PHILLIPS: Nancy, why do so many schools not let kids bring inhalers to school? That's got to change, right?

SANDER: Right. And there's a lot of fear about oh, what happens if it gets lost on the playground and another child picks it up. Or in some cases, it's just a zero tolerance for medication. And there's a range -- excuse me, a zero tolerance for any kind of drug, if you will, at school. But there's a range of "reasons," all of which have more to do with lack of awareness than the health and safety needs of that child.

And we believe with education, that can make a difference. Remember that mild -- whether asthma is mild, moderate or severe, your chances are a child's chances of an asthma death are equal. And you know, as an organization, Allergy and Asthma Network, Mothers of Asthmatics, we are committed to helping schoolchildren have a safe experience at school every single year.

PHILLIPS: On that note of safety in school, Bill, maybe you can address this. I mean, I remember years ago as a reporter in other markets, doing these stories on the clean air. Is there clean air in our schools and all the issues of asbestos and all this stuff. How important is that? And is there a way you could test it yourself? If your child has asthma, do you have a right to bring something into the classroom and test the air? I know they sell the little testing devices at Home Depot and other places like this?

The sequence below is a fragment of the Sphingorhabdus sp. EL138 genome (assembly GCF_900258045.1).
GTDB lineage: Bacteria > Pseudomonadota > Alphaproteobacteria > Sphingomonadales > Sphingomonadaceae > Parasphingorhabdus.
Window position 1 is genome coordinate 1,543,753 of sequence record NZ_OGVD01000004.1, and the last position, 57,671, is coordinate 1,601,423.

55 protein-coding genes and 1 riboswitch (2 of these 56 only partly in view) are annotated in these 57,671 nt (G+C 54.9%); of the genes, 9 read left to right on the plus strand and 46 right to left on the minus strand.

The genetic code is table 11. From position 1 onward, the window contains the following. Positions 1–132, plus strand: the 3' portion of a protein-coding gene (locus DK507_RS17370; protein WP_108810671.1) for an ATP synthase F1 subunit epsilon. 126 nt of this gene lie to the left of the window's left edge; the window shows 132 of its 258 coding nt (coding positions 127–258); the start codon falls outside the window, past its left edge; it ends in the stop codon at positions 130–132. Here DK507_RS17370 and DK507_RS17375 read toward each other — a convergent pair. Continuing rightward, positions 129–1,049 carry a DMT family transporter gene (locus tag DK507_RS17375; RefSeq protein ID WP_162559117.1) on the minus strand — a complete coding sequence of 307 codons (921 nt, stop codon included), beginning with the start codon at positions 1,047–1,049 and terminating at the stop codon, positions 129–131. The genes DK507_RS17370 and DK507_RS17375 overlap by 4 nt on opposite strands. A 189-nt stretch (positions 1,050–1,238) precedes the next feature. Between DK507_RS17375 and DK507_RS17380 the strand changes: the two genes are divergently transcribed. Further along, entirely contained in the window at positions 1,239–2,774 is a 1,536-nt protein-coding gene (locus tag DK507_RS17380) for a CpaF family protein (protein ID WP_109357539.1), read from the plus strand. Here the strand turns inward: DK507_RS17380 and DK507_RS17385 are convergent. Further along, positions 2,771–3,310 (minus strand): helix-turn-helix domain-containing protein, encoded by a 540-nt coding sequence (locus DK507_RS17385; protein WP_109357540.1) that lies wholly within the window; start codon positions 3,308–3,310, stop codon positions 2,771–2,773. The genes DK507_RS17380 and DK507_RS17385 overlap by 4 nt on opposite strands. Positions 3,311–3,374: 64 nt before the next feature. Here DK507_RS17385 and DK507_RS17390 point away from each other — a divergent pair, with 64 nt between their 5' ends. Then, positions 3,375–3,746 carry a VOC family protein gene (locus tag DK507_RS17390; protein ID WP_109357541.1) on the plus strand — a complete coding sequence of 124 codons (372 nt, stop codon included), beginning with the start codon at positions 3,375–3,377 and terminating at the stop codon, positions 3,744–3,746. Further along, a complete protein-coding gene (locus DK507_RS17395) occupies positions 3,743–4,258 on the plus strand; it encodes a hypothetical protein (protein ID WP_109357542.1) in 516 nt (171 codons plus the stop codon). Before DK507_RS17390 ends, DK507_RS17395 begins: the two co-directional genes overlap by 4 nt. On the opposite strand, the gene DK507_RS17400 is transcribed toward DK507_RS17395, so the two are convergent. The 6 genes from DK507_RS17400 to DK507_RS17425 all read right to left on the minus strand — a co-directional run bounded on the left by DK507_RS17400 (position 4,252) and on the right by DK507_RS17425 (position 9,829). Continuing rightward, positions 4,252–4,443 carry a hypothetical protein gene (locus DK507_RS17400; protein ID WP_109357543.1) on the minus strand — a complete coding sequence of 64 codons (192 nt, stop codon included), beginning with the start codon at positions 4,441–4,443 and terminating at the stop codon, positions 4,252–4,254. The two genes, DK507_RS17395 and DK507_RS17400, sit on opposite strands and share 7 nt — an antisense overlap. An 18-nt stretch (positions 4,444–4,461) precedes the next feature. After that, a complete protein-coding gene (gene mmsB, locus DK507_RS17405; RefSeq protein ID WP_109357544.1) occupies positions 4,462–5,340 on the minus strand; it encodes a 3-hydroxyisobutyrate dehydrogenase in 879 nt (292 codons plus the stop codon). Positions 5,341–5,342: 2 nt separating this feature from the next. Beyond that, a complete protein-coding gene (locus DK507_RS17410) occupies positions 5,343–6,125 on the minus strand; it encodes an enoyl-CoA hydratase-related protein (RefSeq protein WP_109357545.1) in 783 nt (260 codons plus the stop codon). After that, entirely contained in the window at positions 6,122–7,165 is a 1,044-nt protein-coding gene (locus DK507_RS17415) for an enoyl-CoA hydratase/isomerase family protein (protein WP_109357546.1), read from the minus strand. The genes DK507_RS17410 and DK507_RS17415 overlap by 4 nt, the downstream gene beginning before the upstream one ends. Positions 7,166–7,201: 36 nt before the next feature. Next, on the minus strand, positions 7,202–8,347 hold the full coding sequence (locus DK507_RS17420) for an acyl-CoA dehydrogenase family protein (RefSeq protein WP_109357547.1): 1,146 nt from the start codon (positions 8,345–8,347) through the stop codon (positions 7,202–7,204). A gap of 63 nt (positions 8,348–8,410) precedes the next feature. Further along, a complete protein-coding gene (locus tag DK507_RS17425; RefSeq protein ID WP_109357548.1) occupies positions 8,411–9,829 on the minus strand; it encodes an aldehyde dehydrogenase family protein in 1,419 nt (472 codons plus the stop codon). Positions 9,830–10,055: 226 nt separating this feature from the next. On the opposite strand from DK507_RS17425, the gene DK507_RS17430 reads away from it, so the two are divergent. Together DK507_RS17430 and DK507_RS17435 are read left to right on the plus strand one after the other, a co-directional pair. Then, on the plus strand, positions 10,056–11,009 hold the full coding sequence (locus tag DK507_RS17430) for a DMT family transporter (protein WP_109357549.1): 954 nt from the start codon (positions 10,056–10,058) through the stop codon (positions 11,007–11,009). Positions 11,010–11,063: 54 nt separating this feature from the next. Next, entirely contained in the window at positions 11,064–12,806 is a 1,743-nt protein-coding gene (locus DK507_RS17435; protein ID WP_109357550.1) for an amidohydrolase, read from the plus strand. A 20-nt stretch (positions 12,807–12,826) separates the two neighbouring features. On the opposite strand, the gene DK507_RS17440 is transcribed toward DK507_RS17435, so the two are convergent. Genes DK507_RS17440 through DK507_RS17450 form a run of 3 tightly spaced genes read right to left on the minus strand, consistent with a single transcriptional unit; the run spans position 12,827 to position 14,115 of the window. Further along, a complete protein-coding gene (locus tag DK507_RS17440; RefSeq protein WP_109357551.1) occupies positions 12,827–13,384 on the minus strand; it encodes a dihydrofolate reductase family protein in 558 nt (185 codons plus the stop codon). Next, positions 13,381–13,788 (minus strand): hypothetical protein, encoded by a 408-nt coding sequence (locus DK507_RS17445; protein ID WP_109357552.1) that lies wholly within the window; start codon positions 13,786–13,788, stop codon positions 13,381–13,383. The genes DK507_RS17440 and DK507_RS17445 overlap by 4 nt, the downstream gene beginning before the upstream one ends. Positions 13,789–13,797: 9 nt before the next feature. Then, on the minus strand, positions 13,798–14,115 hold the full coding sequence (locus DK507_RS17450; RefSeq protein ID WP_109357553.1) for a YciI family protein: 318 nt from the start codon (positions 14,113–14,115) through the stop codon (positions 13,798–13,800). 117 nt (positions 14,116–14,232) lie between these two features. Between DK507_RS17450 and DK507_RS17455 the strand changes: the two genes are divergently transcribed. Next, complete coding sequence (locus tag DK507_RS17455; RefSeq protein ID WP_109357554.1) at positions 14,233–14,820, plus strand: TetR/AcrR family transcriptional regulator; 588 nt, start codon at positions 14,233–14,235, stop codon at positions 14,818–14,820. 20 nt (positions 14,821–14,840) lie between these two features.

BERGER: Well, certainly...

PHILLIPS: Go ahead, both of you.

BERGER: OK, Nancy, why don't you go first?

PHILLIPS: Ladies first.

SANDER: Thanks, Bill. The EPA makes a wonderful indoor air quality kit, that is used in schools called Tools for Schools. And it helps identify common irritants and allegens and other kinds of contaminants that parents can work with their school principal, their PTA, with the building supervisor and make certain that the indoor air quality is as healthy as possible.

And just because a school is new doesn't necessarily mean that it is free of indoor air allergens.

PHILLIPS: Bill, go ahead.

BERGER: Oh, what I was going to say, and Nancy described it very well, is there are testing procedures that are available, but the key thing is to identify, not just the classroom triggers, but the different types of triggers that patients may not be aware of, things such as allergies, animal danders, dust, mold, pollens. We know, for example, exercise is a major trigger. Cold air is a trigger. And in children infections, especially viral infections are common triggers.

But again, it's important that a patient be able to review all of these triggers and identify them with their doctor. And very often, that requires an evaluation by a specialist. So the key thing is to be able to get a comprehensive overview of all of the triggers that can cause asthma symptoms.

PHILLIPS: All right, before we let you guys go, once again I want to mention Bill's book, "Allergies and Asthma for Dummies." Also, Nancy has a website, breatherville.org. Any other -- Bill, do you have a web site, too?

BERGER: We have a web site for our practice, but I think that Nancy's web site is the bet web site for information for patients. And I think one of the best books is "Allergies and Asthma for Dummies."

PHILLIPS: I love it. You're each other's fan club. Yes, Nancy?

SANDER: Well, I was going to say, "Allergies and Asthma" for dummies is a must have for ever person out there. And getting a clear understanding of your asthma and your allergy triggers from a board certified allergist is also extremely important. And it's a great shortcut to getting asthma under control.

PHILLIPS: Absolutely. Two experts and two good friends.